The Parable of the Faithful Shepherd

This parable–found in Matthew 18:11-14–has its more famous counterpart in Luke 15, right along side the parables of the lost coin and lost son (a.k.a., “The Prodigal Son”). People who know the Parable of the Lost Sheep in Luke 15 often do not know of the existence of this variation on the same theme in Matthew 18. And yet, this lesser known story brings its own unique insights to the saga of redemption.

“What do you think? If a man owns a hundred sheep, and one of them wanders away, will he not leave the ninety-nine on the hills and go to look for the one that wandered off?

“And if he finds it, I tell you the truth, he is happier about that one sheep than about the ninety-nine that did not wander off.

“In the same way, your Father in Heaven is not willing that any of these little ones should be lost.”

These little ones.

Did you notice that? Jesus is speaking of a certain group of people.

This is why a parable is meaningless until we establish its setting, its context. We must go back to the larger passage and read to understand what was going on, to whom was He speaking, and what was His point.

He’s talking about children in Matthew 18:1-6. Who is the greatest in the Kingdom of Heaven? He sets a child before the disciples and establishes four life-changing, ministry-directing principles:

–to enter the kingdom, become as a little child. Otherwise, you are unwelcome and not allowed to enter.

–to be great in the kingdom, humble yourself as a little child. Otherwise, you resist everything the Lord calls on you to do and are useless in His service.

–to receive a little child in Jesus’ name is to welcome Jesus. A staggering statement. We not only honor Jesus when we reach out to the child in love and mercy, it is none less than Jesus Himself we are touching.

–to hinder a child who believes in Jesus is to bring upon himself a fate worse than death. (As I write, this very morning’s (New Orleans) Times-Picayune reports that the archbishop of Dublin has handed over to authorities more than 60,000 secret files on priests who have abused children in their parishes over the decades. Investigators found a secret insurance policy, taken out in 1987, by which the church protected itself against lawsuits by victims. The church was protecting everyone except the children. That’s the Catholic church, but anyone who thinks the problem is confined to one segment of Christianity–or humanity, for that matter–is sadly mistaken.)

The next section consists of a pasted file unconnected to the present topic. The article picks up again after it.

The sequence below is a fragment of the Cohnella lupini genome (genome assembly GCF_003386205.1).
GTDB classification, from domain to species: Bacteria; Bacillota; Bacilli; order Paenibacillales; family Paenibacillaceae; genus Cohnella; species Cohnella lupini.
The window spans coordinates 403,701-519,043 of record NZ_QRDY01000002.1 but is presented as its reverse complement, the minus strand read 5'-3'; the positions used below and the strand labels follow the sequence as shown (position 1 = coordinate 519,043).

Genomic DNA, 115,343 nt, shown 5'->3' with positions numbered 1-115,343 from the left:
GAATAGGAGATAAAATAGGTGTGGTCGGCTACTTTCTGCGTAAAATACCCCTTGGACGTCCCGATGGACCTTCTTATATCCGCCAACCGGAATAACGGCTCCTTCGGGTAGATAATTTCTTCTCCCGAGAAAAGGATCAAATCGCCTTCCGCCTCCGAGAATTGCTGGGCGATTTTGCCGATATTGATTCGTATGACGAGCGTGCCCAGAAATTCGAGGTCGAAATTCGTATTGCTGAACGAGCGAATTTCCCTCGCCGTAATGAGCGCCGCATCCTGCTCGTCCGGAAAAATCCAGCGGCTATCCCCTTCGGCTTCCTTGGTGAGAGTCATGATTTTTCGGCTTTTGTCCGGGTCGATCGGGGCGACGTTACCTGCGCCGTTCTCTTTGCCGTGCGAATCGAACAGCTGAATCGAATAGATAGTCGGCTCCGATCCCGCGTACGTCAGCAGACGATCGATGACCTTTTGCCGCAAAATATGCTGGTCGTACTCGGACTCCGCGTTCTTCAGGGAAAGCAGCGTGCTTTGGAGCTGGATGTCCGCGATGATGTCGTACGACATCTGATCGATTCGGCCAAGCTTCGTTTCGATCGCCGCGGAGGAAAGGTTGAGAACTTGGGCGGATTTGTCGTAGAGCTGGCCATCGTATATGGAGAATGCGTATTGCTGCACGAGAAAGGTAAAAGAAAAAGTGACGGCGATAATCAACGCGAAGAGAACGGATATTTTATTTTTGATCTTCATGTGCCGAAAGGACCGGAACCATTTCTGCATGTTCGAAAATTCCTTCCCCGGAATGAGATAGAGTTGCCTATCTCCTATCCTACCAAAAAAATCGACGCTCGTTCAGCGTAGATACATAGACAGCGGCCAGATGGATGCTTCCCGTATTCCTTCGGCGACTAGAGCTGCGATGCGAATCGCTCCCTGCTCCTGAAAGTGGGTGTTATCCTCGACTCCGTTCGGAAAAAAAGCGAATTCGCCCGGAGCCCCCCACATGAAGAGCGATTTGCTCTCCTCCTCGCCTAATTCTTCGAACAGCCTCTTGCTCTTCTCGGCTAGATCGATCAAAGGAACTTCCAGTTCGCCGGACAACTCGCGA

The next segment of Matthew 18–verses 7 through 9–warns those who cause people to sin (anyone!) by their own misdeeds. Such people should go to every length to rid themselves of vices which harm others.

And then, just before our parable, Jesus utters a statement unlike anything found anywhere else in Scripture. Millions of people love this and it has given rise to all kinds of fantasies regarding angels.

“See that you do not look down on one of these little ones. For I tell you that their angels in Heaven always behold the face of my Father in Heaven.” (Matt. 18:10)

What is He saying? That each of us has a personal, guardian angel? That our guardian angels have a special relationship with the Father without the need of a go-between? That each child has a guardian angel?

Here is what Professor Craig Blomberg has to say on this subject:

“It may or may not imply the idea of guardian angels, that each person has an angel watching out for and representing him or her before God. Similar Jewish beliefs were common, having developed out of Psalm 91:11. Others see a more collective concept here, as with the angels who watch over nations in Daniel 10:10-14 or over churches as in one interpretation of Revelation 2:1-3:22.”

Blomberg continues, “Seeing God’s face seems to imply access to God (cf. similar expressions in 2 Samuel 14:24; I Kings 10:8). At any rate, Hebrews 1:14 teaches that angels are concerned for believers and serve them. So Jesus’ words here are appropriate even if we cannot be sure of all the specific ways in which angels minister to us.”

Now, to the parable.

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The Parable of the Homeless Demon

“Now, when the unclean spirit goes out of a man, it passes through waterless places, seeking rest, and does not find it.

“Then it says, ‘I will return to my house from which I came;’ and when it comes, it finds it unoccupied, swept, and put in order.

“Then it goes, and takes along with it seven other spirits more wicked than itself, and they go in and live there; and the last state of that man becomes worse than the first. That is the way it will also be with this evil generation.” (Matthew 12:43-45)